Willie Nelson Rescued 70 Horses From Slaughterhouse Now They Roam Free On His Ranch

Good news alert: You’re about to feel really good from reading this story.

With legions of fans, thirteen Grammy Awards, and ten Country Music Awards, Willie Nelson is a legendary singer and guitarist. While most people might know Nelson for his music, long hair, and iconic beard, the singer is also a major activist and philanthropist.

Along with fellow music stars John Mellencamp and Neil Young, Nelson established Farm Aid in 1985, assisting family farmers avoid foreclosure.

Throughout the decades, Nelson has performed at charity concerts, raised money for the victims of terrorism, and thrown his support behind political candidates. Nearest and dearest to his heart, however, are animal charities.

The singer even offers refuge to dozens of horses at Luck Ranch, his 700-acre paradise outside of Austin, Texas. Luck Ranch currently houses over 70 horses, many of whom were rescued from slaughterhouses by Nelson.

Nelson jokingly says that he came up with the idea to call the ranch “Luck Ranch” because when you’re there, you’re in luck and when you’re not there, you’re out of luck. Joking aside, Nelson told ABC News, “My horses are probably the luckiest horses in the world,” Nelson said. “They get hand-fed twice a day.”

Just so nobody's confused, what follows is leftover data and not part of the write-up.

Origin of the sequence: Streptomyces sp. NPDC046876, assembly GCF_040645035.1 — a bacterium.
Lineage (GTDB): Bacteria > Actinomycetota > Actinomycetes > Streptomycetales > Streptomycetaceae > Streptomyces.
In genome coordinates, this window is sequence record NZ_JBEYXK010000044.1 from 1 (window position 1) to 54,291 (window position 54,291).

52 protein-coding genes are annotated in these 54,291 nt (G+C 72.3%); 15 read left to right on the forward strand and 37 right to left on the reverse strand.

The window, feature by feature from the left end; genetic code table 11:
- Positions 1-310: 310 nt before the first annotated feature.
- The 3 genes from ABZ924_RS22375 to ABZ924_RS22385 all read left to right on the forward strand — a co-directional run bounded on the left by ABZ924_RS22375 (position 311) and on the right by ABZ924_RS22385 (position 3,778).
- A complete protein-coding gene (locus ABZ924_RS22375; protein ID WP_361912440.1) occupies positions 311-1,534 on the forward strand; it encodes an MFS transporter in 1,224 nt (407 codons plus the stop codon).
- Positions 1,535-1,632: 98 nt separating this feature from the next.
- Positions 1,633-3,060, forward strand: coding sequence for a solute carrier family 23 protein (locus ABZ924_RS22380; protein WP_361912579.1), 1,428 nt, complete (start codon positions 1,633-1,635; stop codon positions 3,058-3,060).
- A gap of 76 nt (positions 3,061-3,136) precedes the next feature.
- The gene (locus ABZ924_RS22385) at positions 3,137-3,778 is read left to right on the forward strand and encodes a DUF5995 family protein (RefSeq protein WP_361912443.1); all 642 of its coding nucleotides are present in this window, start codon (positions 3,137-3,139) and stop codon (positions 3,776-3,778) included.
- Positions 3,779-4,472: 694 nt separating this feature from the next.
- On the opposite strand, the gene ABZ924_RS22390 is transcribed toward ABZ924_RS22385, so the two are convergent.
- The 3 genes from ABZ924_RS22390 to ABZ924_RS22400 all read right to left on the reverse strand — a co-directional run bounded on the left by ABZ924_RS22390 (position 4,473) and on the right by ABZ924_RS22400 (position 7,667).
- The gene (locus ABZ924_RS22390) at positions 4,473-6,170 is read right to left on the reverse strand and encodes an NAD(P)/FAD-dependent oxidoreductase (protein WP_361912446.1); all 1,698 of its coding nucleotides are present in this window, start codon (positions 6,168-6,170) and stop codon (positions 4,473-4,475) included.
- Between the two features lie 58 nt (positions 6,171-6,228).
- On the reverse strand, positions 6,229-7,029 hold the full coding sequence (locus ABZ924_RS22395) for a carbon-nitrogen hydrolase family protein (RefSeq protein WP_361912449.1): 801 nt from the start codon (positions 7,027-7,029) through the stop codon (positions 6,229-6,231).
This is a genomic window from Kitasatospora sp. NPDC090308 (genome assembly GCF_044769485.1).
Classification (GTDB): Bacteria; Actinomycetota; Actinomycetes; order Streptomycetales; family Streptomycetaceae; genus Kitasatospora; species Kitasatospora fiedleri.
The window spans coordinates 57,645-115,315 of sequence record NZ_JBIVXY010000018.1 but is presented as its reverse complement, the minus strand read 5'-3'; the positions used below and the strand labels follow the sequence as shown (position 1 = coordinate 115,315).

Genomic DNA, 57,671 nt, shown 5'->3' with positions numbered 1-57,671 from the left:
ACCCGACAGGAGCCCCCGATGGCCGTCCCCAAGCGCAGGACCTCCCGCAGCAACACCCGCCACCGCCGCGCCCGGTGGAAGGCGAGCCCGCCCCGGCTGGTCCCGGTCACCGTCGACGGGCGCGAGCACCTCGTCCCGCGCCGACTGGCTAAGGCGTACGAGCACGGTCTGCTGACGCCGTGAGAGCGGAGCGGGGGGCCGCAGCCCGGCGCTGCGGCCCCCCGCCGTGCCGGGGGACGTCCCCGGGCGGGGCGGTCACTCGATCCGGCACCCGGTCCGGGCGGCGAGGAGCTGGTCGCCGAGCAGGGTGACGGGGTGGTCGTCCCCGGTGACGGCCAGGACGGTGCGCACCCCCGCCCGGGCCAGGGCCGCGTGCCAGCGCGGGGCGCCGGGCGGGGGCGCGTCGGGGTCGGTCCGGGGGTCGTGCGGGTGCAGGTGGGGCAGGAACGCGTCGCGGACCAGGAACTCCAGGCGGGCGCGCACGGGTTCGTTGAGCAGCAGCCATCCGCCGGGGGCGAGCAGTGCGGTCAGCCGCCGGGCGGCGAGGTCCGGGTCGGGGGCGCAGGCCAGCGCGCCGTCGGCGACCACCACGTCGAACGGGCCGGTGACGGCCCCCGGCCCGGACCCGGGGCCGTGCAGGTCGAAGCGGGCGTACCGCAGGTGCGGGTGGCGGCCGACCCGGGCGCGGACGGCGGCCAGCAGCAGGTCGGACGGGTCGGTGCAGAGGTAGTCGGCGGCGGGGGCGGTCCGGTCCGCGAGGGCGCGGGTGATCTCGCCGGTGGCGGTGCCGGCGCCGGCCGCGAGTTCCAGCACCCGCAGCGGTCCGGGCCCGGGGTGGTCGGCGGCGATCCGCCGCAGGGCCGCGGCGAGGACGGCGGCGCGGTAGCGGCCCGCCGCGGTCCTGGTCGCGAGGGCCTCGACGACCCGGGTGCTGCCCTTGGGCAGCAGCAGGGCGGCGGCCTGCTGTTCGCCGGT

Where they were once near death, they now happily roam the Texas countryside. Each year, Nelson hosts the Luck Reunion, a music festival for people to see the ranch and even feed some of Nelson’s horses.

Additionally, Nelson wrote of his love of horses in his recent hit “Ride Me Back Home.”

For his activism on behalf of horses, Nelson was honored with the 2015 People’s Telly Award. The award was given because of Nelson’s video “The Love of Horses,” which showed the country music megastar meeting with Jerry Finch and members of Habitat for Horses to convince lawmakers to enact legislation ending horse slaughter.

In recent interviews, Nelson shrugged off questions of if he was contemplating retirement. Nelson jokes that after every tour, he feels like hanging up his guitar and calling it quits. Soon after saying he’ll never tour again, Nelson and his band realize the joy that comes from performing to adoring crowds.